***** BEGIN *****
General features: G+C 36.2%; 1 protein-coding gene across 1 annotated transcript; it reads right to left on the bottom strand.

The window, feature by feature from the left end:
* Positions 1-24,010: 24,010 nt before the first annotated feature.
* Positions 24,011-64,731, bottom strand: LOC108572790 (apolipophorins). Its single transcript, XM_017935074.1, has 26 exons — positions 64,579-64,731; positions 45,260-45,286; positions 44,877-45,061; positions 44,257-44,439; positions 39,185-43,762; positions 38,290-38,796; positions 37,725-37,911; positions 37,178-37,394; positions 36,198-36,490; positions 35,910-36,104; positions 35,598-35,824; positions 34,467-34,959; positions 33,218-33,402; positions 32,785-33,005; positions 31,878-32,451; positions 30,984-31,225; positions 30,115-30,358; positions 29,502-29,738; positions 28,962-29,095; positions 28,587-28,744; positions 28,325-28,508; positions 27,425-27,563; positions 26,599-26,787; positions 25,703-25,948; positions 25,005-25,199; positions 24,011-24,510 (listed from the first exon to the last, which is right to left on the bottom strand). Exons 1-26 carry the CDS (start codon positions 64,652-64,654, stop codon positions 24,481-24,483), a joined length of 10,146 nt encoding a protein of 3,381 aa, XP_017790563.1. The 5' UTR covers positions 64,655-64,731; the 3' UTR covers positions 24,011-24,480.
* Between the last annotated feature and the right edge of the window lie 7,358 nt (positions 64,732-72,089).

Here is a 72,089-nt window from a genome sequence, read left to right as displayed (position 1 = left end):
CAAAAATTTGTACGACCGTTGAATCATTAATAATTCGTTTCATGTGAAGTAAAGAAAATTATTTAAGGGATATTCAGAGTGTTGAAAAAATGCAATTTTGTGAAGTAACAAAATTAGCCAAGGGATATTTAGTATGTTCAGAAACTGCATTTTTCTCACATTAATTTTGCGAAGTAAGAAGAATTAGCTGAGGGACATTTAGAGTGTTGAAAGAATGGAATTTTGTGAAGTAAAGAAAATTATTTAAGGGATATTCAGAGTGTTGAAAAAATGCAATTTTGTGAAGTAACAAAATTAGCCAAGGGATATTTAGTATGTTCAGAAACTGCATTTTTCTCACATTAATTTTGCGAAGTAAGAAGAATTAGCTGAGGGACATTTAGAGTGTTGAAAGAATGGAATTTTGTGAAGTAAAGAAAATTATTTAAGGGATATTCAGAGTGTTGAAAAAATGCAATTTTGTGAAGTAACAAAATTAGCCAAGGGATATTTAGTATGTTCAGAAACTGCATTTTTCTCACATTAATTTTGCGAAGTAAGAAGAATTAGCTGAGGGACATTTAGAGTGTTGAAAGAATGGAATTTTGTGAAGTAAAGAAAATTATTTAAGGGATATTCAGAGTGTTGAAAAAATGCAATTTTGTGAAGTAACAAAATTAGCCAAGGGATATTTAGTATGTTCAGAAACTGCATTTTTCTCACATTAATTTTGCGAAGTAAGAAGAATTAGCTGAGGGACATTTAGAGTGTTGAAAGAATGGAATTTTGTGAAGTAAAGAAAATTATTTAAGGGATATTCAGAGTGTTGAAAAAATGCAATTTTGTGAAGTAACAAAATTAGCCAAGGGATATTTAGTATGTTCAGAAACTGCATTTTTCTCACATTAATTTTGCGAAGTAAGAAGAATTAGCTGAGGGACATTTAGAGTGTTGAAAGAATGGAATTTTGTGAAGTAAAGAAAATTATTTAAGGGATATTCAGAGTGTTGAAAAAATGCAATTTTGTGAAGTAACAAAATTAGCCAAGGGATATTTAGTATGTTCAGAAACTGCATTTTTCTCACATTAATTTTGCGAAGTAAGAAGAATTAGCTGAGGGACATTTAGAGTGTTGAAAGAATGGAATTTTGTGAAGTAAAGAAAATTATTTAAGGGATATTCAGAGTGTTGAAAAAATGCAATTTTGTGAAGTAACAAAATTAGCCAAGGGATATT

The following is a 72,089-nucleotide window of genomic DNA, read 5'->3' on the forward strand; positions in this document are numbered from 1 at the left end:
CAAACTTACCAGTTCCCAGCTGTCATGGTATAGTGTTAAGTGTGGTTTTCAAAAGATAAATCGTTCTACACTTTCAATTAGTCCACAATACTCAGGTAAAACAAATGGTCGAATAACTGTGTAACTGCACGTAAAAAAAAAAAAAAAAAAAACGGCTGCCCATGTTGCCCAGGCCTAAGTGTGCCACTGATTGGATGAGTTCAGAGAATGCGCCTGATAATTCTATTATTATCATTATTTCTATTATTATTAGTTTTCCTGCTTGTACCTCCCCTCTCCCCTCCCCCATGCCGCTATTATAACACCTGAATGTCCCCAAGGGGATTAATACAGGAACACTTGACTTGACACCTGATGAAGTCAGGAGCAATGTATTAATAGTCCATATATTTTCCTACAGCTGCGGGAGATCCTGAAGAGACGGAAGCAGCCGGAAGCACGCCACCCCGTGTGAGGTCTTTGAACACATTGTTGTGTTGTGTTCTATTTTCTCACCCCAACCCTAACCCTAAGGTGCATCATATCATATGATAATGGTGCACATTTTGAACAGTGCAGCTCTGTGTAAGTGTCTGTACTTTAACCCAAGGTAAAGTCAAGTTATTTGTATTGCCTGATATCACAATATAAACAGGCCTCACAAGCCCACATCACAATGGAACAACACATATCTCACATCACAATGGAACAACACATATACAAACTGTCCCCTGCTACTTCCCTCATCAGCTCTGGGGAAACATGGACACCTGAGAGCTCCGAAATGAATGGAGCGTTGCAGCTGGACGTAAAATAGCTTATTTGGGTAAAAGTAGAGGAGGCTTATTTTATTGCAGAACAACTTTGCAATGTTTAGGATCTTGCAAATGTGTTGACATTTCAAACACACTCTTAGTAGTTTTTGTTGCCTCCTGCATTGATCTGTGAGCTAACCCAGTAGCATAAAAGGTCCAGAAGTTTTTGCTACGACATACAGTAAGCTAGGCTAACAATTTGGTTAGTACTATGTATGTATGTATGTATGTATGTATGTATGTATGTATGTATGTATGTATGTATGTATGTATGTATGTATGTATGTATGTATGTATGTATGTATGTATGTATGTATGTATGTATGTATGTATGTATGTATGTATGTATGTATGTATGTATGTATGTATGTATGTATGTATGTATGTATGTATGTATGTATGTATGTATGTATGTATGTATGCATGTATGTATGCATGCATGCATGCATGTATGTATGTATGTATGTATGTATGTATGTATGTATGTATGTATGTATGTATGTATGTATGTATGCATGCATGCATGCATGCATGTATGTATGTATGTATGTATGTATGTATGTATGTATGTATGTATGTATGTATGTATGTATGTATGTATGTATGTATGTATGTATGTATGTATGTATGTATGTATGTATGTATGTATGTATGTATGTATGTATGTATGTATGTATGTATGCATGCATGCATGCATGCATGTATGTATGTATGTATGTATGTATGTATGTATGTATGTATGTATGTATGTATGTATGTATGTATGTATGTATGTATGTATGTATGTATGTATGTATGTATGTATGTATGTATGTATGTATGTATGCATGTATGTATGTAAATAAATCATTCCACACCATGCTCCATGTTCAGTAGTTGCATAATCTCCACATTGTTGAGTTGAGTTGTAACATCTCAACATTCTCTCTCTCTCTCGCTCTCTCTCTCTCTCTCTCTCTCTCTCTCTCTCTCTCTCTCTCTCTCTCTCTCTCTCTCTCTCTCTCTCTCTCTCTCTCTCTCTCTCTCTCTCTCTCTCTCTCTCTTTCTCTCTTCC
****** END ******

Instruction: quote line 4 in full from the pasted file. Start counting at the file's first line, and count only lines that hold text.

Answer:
* Positions 24,011-64,731, bottom strand: LOC108572790 (apolipophorins). Its single transcript, XM_017935074.1, has 26 exons — positions 64,579-64,731; positions 45,260-45,286; positions 44,877-45,061; positions 44,257-44,439; positions 39,185-43,762; positions 38,290-38,796; positions 37,725-37,911; positions 37,178-37,394; positions 36,198-36,490; positions 35,910-36,104; positions 35,598-35,824; positions 34,467-34,959; positions 33,218-33,402; positions 32,785-33,005; positions 31,878-32,451; positions 30,984-31,225; positions 30,115-30,358; positions 29,502-29,738; positions 28,962-29,095; positions 28,587-28,744; positions 28,325-28,508; positions 27,425-27,563; positions 26,599-26,787; positions 25,703-25,948; positions 25,005-25,199; positions 24,011-24,510 (listed from the first exon to the last, which is right to left on the bottom strand). Exons 1-26 carry the CDS (start codon positions 64,652-64,654, stop codon positions 24,481-24,483), a joined length of 10,146 nt encoding a protein of 3,381 aa, XP_017790563.1. The 5' UTR covers positions 64,655-64,731; the 3' UTR covers positions 24,011-24,480.